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THE WHITE HOUSE

                     Office of the Press Secretary
                         (San Jose, California)
________________________________________________________________________
For Immediate Release                                      March 2, 2000

PRESIDENT CLINTON NAMES JACQUELINE MARY GREBMEIER AS A MEMBER OF THE

ARCTIC RESEARCH COMMISSION

The President today announced his intent to appoint Jacqueline Mary Grebmeier, to serve as Member of the Arctic Research Commission (ARC).

Dr. Jacqueline Mary Grebmeier, of Lenoir City, Tennessee, a specialist in polar biological oceanography, has held her current position as a Research Associate Professor in the Department of Ecology and Evolutionary Biology at the University of Tennessee (UT) campus in Knoxville since 1998. She has been affiliated with UT since 1989, and prior to that time served as a Research Associate in the Department of Geological Sciences at the University of Southern California in Los Angeles. Dr. Grebmeier's scientific research focuses on both Arctic and Antarctic oceanography, with a particular emphasis on understanding change in biological communities and related biogeochemical processes in high latitude ecosystems that are likely to be vulnerable to climate variation. Dr. Grebmeier has also contributed to the scientific evaluation of potential threats to Arctic ecosystems from radioactive contamination. In other public service, Dr. Grebmeier has served on advisory committees for the National Research Council, National Academy of Sciences, and the National Science Foundation. She is currently a project co-leader for joint Russian-U.S. ecosystem studies in the Bering and Chukchi Seas, which are coordinated through the U.S. Fish and Wildlife Service of the Department of Interior.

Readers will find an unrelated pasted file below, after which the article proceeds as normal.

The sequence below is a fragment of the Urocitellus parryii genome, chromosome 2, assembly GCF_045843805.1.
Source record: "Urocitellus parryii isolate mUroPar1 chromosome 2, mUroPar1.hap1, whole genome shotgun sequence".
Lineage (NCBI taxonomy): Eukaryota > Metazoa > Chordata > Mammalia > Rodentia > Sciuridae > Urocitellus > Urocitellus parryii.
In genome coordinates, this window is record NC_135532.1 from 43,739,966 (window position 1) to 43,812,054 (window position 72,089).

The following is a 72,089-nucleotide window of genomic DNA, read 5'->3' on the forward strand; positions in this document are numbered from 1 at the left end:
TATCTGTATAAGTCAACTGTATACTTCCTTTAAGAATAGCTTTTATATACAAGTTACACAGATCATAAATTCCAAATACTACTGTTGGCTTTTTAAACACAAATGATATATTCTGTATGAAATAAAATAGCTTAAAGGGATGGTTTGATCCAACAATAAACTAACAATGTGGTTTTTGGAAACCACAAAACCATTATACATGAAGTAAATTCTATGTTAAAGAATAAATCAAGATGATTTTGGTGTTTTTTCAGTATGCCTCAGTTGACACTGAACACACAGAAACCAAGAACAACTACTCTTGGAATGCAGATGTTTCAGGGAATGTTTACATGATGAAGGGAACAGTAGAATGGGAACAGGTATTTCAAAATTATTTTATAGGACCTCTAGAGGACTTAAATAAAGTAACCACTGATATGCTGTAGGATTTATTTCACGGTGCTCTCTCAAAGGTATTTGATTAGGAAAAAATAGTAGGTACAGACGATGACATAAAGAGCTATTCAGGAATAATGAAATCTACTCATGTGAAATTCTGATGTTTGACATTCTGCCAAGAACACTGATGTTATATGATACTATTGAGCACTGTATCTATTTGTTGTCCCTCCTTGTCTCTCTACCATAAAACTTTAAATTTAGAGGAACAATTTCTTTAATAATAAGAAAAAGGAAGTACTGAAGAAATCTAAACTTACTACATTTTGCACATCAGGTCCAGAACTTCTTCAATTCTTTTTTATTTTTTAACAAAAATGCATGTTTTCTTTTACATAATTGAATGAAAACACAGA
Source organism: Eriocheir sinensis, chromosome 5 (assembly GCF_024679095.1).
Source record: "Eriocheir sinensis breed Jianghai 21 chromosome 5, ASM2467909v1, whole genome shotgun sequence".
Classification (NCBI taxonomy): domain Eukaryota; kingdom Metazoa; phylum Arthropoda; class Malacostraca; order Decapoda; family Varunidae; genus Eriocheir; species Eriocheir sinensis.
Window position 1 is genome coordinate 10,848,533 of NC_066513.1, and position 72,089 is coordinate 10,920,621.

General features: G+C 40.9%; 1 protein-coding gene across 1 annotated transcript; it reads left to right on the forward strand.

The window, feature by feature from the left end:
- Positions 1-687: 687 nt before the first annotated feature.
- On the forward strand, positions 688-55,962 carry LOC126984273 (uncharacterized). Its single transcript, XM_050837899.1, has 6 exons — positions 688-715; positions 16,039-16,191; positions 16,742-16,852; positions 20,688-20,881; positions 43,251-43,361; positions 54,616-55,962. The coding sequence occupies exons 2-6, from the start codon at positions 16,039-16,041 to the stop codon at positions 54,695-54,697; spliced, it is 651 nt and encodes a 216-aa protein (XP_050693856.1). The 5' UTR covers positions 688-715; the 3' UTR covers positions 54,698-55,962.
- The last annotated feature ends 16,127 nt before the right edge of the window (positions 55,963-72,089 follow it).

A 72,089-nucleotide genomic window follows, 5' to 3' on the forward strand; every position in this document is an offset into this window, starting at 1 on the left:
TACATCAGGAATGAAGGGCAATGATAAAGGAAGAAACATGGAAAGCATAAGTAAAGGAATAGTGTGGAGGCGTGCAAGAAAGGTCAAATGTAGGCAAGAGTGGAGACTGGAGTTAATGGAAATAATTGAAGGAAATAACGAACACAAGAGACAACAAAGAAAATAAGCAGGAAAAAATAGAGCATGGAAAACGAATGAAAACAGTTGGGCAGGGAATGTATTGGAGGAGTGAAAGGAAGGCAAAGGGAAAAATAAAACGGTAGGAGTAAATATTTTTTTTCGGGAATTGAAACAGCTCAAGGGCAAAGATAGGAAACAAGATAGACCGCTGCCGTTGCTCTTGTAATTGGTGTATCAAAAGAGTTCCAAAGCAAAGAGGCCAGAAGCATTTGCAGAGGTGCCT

Dr. Grebmeier received her B.A. in Zoology from the University of California, Davis; M.A. in Biology from Stanford University; M.A. in Marine Affairs, from the University of Washington; and Ph.D. in Biological Oceanography, from the University of Alaska Fairbanks.

The purpose of the ARC is to develop and recommend an integrated national Arctic research policy. The ARC facilitates cooperation between federal, state and local governments with respect to Arctic research, reviews federal Arctic programs, and recommends improvements.

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